For years, biologists and students from the Caesar Kleberg Wildlife Research Institute at Texas A&M University — Kingsville have been tracking the movements of different groups of bucks on the King Ranch in South Texas. To date, more than 100 bucks have been fitted with GPS collars and closely monitored. Each one wears its collar for about six months, giving biologists 3,000-5,000 observation points.
Researchers have learned that when it comes to adult buck travel patterns around breeding season, there is no pattern.
“Bucks are individuals with different personalities, so you can’t say age influences the size of bucks’ home ranges, how often they move or how far they travel during the rut,” said biologist Mickey Hellickson.
All King Ranch bucks took at least one rut-excursion but were gone only one or two days. Former doctoral student Aaron Foley found it impossible to predict how long bucks would be gone on excursions.
“Excursion characteristics were variable,” said Foley, now an ecologist for the U.S. Geological Survey. “Some were brief trips outside of home ranges, while some were clearly exploratory trips.”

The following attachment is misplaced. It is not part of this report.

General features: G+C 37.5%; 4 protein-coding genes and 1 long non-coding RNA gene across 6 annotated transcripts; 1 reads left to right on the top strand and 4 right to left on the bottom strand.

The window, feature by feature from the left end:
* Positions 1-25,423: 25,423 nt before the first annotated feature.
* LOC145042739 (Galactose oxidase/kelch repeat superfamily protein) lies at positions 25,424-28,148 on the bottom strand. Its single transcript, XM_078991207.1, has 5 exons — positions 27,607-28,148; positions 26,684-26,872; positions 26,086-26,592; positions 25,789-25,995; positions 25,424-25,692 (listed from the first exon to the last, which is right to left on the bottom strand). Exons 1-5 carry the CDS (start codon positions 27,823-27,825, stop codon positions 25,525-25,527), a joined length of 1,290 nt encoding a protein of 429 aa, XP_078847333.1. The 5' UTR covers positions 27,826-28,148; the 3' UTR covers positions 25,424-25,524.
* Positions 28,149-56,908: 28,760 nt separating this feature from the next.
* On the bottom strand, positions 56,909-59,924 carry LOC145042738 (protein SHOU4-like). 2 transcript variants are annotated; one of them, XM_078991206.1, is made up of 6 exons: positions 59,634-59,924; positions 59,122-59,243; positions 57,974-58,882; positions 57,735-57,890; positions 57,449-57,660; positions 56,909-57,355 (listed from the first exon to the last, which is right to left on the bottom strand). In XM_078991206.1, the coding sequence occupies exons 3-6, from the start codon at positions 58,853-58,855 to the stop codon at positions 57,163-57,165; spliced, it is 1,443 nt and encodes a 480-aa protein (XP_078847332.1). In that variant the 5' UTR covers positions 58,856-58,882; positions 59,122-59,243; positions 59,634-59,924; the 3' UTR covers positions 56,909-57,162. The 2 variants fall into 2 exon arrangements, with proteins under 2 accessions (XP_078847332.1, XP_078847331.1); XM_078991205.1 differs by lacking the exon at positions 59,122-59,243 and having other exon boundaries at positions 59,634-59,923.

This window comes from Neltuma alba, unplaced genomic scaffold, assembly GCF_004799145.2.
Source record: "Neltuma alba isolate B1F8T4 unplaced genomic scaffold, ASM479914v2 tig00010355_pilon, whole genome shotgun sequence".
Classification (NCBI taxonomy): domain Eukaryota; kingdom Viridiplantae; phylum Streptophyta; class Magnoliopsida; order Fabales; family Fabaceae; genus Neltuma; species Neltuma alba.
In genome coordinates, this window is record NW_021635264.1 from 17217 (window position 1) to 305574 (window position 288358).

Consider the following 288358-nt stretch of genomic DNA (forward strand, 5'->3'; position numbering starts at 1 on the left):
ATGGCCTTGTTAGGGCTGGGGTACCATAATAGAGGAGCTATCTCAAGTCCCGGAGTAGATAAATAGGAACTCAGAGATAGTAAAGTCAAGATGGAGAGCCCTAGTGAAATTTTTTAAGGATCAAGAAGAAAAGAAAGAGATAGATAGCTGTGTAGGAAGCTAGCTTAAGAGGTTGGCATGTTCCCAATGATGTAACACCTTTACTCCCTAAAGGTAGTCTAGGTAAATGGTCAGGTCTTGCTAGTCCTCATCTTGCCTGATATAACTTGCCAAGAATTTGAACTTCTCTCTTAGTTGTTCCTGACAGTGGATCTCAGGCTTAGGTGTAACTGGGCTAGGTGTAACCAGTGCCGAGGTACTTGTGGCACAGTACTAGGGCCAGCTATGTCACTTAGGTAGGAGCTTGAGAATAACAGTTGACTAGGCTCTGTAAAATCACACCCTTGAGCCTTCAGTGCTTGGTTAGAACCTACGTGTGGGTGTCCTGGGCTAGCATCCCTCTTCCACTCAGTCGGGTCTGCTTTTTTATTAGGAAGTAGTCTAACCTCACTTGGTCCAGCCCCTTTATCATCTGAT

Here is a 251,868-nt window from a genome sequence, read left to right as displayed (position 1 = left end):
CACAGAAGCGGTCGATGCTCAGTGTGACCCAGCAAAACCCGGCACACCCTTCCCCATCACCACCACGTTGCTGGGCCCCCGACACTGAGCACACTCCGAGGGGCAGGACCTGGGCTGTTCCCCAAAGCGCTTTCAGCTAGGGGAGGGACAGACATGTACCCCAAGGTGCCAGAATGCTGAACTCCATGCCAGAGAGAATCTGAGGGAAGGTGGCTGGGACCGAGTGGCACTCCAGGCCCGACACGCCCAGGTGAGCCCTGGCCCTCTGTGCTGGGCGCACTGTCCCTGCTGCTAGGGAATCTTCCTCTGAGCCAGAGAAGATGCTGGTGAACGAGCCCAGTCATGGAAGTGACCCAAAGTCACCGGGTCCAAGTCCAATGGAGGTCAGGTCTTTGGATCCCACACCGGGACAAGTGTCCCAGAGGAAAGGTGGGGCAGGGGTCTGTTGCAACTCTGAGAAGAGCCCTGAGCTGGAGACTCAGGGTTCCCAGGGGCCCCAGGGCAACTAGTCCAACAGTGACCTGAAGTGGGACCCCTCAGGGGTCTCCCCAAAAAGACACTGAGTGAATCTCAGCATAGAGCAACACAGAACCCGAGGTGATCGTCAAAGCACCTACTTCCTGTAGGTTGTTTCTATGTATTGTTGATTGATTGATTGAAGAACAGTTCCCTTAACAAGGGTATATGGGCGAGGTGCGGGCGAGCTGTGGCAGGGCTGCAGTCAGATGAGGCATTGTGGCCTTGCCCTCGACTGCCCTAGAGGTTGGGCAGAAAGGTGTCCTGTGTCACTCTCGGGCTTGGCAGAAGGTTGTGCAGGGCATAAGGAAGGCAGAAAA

In other words, bucks didn’t have any consistent pattern in how far they roamed, or even in why they roamed. This is consistent with what biologist and Quality Deer Management certification manager Matt Ross found when he analyzed the past 15 years worth of research on buck movement.
“Numerous studies have shown that a buck’s home range size is highly variable and not strongly correlated to age, daily movements or any number of factors,” said Ross. “Mature bucks are not clones of one another, and many display more individualistic behavior than what was previously thought.”
Ross also notes that bucks use less of their home range during breeding time.
“Research from Texas recently showed that mature bucks only used 30 percent of their home range during the rut, had two or more points of activity that they focused on, and they re-visited these locations roughly every 20 to 28 hours,” added Ross. “What’s more, these same sites were targeted by numerous other collared bucks, possibly supporting the theory that bucks space their visits to doe groups to continually assess female receptiveness.”
If you’re going to target a specific buck, be relentless in your pursuit. Hunt the deer hard for several days, because there’s a good chance the buck you’re after will swing by your stand. Foley agrees.